The Peace Process and the Palestinian Refugees: New Concepts and New Realities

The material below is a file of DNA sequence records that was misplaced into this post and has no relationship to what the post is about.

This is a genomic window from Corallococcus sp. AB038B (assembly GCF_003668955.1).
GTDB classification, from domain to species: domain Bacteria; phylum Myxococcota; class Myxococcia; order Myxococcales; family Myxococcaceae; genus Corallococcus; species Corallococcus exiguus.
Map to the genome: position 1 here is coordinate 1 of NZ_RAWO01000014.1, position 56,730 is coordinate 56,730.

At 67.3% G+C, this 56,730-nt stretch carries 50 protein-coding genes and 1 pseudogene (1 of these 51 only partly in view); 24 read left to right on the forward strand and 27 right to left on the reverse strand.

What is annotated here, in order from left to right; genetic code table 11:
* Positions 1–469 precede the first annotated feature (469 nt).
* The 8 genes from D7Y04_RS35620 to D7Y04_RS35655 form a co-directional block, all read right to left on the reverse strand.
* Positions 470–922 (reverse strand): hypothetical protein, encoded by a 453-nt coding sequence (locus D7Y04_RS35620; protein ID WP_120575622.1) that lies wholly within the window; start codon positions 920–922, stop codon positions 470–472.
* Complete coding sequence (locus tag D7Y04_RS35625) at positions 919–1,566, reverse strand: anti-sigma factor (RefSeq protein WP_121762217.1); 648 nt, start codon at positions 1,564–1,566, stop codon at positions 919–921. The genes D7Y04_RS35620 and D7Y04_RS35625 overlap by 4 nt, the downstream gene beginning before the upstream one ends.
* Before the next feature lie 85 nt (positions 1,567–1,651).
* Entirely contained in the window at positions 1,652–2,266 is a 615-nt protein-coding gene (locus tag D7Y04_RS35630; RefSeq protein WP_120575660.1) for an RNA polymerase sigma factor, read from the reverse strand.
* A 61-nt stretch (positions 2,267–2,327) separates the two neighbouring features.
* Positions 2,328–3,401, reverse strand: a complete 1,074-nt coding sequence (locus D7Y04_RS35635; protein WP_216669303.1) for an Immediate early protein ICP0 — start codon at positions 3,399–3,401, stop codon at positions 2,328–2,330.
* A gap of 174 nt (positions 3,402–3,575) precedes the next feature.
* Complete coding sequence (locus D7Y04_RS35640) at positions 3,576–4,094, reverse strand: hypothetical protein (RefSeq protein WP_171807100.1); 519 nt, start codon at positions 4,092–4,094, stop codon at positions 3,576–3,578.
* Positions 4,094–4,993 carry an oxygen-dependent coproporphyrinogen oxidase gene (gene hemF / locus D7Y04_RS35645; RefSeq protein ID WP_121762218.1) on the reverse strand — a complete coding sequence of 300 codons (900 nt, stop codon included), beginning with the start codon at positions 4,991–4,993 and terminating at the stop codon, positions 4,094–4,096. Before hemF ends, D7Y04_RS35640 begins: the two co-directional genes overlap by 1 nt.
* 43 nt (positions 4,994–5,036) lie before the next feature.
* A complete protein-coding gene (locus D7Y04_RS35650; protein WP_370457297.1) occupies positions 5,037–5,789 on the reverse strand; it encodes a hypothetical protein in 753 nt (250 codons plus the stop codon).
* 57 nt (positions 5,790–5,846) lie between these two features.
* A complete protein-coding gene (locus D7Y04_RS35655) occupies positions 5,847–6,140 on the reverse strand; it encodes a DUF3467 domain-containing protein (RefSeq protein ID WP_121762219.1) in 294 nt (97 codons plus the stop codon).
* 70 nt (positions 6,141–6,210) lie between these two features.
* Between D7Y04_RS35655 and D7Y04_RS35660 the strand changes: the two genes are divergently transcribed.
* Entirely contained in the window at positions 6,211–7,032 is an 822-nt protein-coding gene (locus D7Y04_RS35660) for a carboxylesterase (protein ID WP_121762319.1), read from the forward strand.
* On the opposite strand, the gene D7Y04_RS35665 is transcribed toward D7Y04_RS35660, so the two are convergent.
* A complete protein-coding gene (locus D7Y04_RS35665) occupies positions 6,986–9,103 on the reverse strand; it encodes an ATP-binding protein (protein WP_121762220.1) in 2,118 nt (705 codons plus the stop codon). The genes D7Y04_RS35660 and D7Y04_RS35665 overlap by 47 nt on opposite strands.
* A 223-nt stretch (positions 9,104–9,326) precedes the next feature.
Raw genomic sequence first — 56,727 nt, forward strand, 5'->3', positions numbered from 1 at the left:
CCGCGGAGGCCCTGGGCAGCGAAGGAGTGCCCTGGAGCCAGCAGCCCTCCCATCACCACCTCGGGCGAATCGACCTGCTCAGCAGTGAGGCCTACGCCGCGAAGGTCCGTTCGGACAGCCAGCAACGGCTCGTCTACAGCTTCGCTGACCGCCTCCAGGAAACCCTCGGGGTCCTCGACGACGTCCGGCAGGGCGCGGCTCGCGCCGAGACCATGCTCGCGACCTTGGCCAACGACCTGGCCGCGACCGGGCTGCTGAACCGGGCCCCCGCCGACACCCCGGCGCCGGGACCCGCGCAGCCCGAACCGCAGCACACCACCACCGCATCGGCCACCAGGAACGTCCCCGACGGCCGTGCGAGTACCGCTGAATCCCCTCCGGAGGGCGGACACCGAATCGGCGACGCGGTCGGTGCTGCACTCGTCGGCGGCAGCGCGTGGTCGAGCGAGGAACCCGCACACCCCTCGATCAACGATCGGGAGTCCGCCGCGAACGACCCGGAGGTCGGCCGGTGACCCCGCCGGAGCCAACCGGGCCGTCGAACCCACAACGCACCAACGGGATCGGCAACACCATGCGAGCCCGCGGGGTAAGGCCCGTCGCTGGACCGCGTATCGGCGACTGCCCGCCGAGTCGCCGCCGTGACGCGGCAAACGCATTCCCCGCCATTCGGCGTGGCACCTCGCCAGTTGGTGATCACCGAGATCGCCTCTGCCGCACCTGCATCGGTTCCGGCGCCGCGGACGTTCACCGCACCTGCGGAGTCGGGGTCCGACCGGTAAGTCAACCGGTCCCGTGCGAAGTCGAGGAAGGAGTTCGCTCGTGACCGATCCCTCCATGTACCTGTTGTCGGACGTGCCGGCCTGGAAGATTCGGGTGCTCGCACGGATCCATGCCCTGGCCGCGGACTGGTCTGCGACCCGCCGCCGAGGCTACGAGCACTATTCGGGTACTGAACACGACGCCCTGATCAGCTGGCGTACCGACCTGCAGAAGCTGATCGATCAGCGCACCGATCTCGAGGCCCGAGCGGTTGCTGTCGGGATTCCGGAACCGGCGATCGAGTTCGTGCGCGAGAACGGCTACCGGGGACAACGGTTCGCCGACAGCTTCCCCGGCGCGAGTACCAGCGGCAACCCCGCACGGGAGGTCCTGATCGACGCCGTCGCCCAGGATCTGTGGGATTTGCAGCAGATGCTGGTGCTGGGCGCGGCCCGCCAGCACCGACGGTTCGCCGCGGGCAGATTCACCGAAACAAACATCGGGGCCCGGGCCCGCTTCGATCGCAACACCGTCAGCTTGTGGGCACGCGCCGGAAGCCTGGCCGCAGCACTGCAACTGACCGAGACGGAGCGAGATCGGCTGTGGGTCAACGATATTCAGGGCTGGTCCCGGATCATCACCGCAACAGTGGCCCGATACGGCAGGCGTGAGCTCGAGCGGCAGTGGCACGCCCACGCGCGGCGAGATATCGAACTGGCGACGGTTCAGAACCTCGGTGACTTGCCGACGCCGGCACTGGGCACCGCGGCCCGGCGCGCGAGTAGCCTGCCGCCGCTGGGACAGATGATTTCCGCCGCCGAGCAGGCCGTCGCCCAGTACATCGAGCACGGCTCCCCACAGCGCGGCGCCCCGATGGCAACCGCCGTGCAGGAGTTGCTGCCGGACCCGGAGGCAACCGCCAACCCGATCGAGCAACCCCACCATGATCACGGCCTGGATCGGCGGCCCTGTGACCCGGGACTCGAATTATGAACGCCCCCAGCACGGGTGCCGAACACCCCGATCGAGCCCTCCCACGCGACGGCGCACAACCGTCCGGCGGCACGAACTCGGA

The Palestinian refugee problem is by its nature a national question. The fact that hundreds of thousands of Palestinians have been expelled from their homes and homeland, that the State of Israel was established, and that the international community has been unable for the past 45 years to solve this problem on the humanitarian or personal level, reflects its national-political nature, represented by the denial of a homeland and a country for the Palestinian people, including the refugees. The humanitarian aspect of the problem consists of the difficulty of being a refugee, which has always been the human core of the Palestinian-Israeli conflict. However, in the 61 refugee camps spread throughout the Arab states and in the Palestinian Occupied Territories, the Palestinian national identity has grown and developed since 1948; the cohesiveness of the Palestinian people in the Diaspora was consolidated and grew stronger in the face of attempts at forcing their integration and absorption into neighboring communities and attempts to liquidate the entire Palestinian issue.